Bracelet or armlet with uraei

Roman Period

On view at The Met Fifth Avenue in Gallery 130

This wire bracelet was found with a deposit of silver jewelry inside a clay jar at Tell el-Balamun, a site in the Egyptian Delta. The jewelry may have been an early Roman Period hoard, buried for safekeeping but never retrieved.

The bracelet is constructed from two thick wires bound together using a thinner wire, which serves both to join the pieces and to create a looped decorative pattern. Four silver rearing cobras, known as uraei, were secured to the front, although one is now missing, and two snake heads pointing up and down were carved into the hammered tips of the thicker wires. The bracelet could be produced without using any heat or soldering technologies.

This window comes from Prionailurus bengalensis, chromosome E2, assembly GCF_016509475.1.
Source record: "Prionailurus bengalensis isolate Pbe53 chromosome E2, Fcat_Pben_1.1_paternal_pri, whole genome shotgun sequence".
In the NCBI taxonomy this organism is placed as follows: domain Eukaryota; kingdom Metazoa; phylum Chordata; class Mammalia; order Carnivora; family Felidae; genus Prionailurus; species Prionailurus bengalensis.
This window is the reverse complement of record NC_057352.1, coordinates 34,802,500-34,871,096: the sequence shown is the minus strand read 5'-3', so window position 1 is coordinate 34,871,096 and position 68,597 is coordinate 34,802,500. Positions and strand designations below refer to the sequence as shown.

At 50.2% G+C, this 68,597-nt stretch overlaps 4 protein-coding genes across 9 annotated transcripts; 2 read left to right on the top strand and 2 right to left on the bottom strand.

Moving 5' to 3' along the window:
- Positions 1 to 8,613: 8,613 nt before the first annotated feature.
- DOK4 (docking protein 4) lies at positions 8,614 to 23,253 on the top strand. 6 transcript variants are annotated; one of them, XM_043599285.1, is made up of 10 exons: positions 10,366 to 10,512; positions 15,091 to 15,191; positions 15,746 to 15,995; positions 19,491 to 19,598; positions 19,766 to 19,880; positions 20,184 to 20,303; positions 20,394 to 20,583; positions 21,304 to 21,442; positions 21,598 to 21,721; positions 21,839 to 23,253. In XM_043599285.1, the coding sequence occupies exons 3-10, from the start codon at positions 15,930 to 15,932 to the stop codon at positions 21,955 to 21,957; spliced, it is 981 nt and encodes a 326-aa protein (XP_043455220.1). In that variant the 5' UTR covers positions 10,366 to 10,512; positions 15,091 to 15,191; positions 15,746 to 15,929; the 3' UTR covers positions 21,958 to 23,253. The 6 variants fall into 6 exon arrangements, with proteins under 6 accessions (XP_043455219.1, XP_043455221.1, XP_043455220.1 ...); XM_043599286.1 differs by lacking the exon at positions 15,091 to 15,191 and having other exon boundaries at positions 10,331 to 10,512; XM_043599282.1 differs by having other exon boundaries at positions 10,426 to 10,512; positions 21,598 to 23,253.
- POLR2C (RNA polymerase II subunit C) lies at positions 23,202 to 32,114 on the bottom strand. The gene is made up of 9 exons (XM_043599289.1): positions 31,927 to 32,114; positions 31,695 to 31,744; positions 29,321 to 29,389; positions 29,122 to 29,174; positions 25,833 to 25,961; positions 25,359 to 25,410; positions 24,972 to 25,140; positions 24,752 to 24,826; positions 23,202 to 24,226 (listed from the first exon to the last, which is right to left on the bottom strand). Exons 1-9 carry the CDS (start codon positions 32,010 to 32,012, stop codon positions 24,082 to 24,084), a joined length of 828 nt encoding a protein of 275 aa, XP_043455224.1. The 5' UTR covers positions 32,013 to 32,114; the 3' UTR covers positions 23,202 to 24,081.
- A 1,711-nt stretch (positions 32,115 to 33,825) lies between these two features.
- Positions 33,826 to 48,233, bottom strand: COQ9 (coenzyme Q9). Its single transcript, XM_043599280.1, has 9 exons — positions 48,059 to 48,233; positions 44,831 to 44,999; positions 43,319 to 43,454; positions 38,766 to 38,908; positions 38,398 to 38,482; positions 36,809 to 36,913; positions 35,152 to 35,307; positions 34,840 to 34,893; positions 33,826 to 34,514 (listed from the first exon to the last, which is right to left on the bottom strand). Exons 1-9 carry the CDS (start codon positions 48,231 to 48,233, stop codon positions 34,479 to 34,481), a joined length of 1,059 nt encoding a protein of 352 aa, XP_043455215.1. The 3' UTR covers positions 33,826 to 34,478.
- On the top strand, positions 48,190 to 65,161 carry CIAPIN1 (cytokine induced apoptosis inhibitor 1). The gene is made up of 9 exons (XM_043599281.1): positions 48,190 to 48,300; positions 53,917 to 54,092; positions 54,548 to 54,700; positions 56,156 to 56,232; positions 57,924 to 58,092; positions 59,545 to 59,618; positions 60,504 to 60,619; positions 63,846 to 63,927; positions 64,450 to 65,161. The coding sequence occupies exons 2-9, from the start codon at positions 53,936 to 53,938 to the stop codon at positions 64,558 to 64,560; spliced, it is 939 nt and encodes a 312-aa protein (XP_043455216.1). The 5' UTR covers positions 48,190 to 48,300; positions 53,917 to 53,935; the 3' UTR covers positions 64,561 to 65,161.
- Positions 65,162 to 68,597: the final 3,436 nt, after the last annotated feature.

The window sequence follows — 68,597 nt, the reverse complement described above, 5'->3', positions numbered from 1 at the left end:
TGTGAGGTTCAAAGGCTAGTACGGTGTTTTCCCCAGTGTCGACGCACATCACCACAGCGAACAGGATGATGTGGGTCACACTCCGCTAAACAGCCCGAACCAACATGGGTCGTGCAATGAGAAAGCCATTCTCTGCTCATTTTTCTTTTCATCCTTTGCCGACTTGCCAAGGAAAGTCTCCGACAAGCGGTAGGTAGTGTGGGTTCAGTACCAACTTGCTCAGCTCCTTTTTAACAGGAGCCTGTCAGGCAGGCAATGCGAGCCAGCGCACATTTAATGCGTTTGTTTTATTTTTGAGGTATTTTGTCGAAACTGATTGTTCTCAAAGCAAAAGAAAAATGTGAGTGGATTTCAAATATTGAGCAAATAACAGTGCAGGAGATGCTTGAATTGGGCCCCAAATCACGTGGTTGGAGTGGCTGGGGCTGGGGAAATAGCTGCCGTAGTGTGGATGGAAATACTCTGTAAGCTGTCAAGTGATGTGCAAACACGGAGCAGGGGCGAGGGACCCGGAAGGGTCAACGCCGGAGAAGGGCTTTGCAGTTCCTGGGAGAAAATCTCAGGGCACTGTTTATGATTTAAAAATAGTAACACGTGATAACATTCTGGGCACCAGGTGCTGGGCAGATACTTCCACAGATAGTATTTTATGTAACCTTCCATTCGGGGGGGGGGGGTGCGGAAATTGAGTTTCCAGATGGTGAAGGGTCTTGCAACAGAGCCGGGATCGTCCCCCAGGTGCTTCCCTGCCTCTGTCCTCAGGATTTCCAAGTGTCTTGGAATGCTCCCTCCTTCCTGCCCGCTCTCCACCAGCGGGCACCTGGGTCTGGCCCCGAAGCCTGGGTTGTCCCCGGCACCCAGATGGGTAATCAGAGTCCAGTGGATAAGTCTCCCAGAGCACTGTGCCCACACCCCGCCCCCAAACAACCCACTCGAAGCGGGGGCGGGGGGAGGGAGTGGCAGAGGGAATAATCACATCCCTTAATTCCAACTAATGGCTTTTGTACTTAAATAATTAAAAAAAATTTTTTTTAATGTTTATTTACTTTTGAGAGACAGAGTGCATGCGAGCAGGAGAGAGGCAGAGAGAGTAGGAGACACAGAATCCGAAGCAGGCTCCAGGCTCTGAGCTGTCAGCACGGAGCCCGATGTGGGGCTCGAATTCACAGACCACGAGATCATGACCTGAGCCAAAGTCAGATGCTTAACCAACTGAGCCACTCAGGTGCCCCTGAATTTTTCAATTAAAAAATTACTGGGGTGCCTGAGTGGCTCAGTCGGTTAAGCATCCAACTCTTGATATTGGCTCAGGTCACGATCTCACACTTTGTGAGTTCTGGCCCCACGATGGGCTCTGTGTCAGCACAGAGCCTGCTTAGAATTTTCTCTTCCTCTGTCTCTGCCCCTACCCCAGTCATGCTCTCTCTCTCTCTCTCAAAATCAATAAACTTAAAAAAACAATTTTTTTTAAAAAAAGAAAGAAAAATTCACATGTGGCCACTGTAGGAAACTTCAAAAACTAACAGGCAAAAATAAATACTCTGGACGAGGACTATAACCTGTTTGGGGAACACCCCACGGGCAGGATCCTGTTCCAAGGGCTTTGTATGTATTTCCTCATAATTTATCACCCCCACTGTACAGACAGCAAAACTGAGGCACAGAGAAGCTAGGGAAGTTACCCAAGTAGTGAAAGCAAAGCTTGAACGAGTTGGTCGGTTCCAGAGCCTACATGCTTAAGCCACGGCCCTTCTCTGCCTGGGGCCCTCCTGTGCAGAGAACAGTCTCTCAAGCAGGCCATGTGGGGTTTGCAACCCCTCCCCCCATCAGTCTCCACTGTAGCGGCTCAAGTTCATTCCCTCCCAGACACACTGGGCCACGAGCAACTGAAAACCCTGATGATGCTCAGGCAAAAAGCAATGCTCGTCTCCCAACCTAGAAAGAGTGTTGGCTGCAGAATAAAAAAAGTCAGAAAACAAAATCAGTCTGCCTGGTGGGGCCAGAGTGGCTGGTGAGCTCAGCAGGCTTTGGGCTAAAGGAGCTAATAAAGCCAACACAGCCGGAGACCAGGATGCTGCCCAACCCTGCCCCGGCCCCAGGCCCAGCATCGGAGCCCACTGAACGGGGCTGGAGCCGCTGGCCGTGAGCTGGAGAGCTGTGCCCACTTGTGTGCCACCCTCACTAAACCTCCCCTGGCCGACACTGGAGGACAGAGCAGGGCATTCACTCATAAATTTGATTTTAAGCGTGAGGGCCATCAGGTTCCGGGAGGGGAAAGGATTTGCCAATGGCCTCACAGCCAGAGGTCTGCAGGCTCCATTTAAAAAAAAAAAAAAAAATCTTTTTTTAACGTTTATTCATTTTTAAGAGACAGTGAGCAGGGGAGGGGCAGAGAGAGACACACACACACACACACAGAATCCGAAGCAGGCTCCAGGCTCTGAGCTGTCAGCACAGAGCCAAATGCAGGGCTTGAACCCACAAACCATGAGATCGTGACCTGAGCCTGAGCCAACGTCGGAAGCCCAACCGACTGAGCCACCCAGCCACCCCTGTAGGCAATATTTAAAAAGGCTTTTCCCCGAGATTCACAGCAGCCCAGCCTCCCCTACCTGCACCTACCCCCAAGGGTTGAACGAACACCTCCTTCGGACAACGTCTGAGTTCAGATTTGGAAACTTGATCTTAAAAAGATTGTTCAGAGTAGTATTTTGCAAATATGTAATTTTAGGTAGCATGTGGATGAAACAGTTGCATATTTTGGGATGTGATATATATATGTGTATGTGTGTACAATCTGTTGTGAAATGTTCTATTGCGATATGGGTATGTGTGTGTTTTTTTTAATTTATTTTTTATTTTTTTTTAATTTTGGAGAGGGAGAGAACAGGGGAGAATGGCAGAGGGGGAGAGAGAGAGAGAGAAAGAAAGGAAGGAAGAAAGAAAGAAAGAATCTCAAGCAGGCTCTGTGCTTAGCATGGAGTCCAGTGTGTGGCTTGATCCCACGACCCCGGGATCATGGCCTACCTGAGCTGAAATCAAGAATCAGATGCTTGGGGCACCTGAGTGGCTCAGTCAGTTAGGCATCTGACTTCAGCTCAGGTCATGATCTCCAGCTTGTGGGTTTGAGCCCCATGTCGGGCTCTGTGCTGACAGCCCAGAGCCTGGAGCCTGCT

Snake iconography in adornment, such as in the piece seen here, was prevalent during the early Roman Period, although double snake bracelets are attested in Egypt as early as the end of the 3rd century BC. Funerary representations of snake bracelets are seen as symbols of rebirth, as snakes frequently shed their skin. Snake iconography was also associated with the cult of Isis, who was believed to help the dead enter the afterlife.

Bracelet or armlet with uraei, Silver

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